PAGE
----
The two headlining attractions actually see similar median waits and peak posted waits have dropped by ten minutes at Soarin’ and Test Track.
The trend continues at Hollywood Studios, where Rock ‘n’ Roller Coaster and Toy Story Mania have similar waits year over year. Great Movie Ride waits have basically doubled now that FastPass+ users arrive with priority. Star Tours and Tower of Terror see the biggest jumps. Star Tours and Tower of Terror are by far the two most popular Tier 2 attractions, distributing the maximum number of FP+ most days. Star Tours standby waits were so short with legacy FASTPASS that few people bothered. And with Toy Story Mania and Rock ‘n’ Roller Coaster legacy FASTPASS return times so far in the future, few people were eligible to pull an additional FASTPASS for Star Tours anyway. With guests scheduling their Star Tours FP+ far away from the attraction with no knowledge of posted waits, users arrive and enter the FP+ line, pushing up standby waits in the process.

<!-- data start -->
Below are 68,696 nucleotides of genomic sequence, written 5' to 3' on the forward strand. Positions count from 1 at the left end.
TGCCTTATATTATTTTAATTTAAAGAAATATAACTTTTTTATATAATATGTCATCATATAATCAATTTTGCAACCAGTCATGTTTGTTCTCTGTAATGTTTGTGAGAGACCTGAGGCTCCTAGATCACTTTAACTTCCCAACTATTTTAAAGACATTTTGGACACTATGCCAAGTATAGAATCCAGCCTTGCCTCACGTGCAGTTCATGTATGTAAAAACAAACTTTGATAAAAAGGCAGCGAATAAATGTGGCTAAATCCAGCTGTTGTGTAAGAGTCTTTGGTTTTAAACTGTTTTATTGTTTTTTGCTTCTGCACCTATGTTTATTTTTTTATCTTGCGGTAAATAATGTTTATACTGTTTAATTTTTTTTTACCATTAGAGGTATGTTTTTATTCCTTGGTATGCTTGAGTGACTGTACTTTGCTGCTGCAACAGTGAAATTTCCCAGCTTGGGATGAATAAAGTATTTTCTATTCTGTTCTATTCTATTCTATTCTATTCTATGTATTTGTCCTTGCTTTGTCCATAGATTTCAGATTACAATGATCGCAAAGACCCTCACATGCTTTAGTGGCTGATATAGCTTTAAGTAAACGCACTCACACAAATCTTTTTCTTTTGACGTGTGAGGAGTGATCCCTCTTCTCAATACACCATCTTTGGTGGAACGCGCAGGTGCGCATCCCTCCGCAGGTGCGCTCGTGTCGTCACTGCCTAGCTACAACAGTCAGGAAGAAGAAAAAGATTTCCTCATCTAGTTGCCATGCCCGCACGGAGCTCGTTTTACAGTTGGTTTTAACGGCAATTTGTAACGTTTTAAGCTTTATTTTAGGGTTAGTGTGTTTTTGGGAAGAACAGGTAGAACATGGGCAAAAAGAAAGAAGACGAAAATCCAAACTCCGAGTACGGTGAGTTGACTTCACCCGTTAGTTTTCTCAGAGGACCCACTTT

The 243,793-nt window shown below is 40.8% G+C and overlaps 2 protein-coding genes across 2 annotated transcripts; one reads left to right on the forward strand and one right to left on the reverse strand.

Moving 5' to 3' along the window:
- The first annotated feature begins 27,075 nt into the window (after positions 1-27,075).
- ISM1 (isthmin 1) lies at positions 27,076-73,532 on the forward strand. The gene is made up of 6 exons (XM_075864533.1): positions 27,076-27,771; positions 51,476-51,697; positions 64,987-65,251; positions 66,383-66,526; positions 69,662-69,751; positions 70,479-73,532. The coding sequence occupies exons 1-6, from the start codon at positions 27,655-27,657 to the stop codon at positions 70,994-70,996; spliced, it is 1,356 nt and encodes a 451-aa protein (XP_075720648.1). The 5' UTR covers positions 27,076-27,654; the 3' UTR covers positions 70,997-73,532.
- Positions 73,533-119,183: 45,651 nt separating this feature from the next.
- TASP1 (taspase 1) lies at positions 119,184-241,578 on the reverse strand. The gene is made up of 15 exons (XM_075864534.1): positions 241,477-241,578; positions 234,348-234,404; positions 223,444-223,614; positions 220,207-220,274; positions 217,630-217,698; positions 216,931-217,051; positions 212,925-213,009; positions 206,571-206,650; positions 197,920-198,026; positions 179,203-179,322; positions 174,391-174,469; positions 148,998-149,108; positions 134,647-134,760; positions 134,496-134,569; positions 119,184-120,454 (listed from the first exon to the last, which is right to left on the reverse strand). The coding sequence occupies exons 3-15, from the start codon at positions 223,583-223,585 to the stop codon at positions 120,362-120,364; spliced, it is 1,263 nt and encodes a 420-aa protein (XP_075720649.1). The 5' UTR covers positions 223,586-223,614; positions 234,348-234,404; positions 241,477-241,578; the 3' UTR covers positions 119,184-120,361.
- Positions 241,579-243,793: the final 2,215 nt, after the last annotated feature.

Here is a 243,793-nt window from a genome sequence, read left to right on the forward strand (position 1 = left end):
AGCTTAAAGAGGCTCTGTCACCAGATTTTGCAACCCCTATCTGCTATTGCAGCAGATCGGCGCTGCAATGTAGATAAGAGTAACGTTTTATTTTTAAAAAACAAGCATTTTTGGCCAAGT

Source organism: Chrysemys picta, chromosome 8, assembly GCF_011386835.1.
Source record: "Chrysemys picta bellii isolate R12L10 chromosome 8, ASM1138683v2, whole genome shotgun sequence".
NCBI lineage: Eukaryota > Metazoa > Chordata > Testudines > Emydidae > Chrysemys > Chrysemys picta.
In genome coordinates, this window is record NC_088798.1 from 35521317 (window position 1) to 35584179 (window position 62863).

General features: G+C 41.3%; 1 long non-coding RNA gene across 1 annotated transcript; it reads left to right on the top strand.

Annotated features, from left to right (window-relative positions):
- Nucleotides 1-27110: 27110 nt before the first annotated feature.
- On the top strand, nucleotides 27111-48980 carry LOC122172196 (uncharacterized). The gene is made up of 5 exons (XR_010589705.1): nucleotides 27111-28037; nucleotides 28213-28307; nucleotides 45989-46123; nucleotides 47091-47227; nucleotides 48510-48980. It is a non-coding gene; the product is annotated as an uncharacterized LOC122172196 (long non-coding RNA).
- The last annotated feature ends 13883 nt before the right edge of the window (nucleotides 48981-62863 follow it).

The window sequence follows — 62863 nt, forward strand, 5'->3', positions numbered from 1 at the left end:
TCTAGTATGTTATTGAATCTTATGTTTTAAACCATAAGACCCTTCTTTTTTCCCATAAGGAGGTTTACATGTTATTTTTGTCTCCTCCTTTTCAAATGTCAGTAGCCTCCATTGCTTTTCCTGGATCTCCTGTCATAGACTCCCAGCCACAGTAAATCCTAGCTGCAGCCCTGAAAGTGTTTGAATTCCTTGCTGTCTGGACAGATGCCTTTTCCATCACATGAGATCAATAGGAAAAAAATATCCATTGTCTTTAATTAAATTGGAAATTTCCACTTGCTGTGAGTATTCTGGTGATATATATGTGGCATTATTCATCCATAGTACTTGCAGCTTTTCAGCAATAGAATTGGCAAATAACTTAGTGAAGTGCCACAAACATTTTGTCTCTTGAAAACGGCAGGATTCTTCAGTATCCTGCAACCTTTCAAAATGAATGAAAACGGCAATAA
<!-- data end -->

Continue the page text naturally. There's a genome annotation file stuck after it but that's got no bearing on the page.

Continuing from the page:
Magic Kingdom is perhaps the most interesting, where median and peak waits have actually gone down significantly at the headliners and up considerably at several of the secondary attractions, most notably it’s a small world, Haunted Mansion, Jungle Cruise, and Pirates of the Caribbean. It’s hard to say how much of an effect FP+ has had at Haunted Mansion and Jungle Cruise in particular. It might seem obvious that FP+ is directly responsible for the uptick, but those two attractions had oddly increasing wait times over the months leading up to the initial implementation of FP+. Nonetheless, expect to wait a lot longer at both in the afternoon.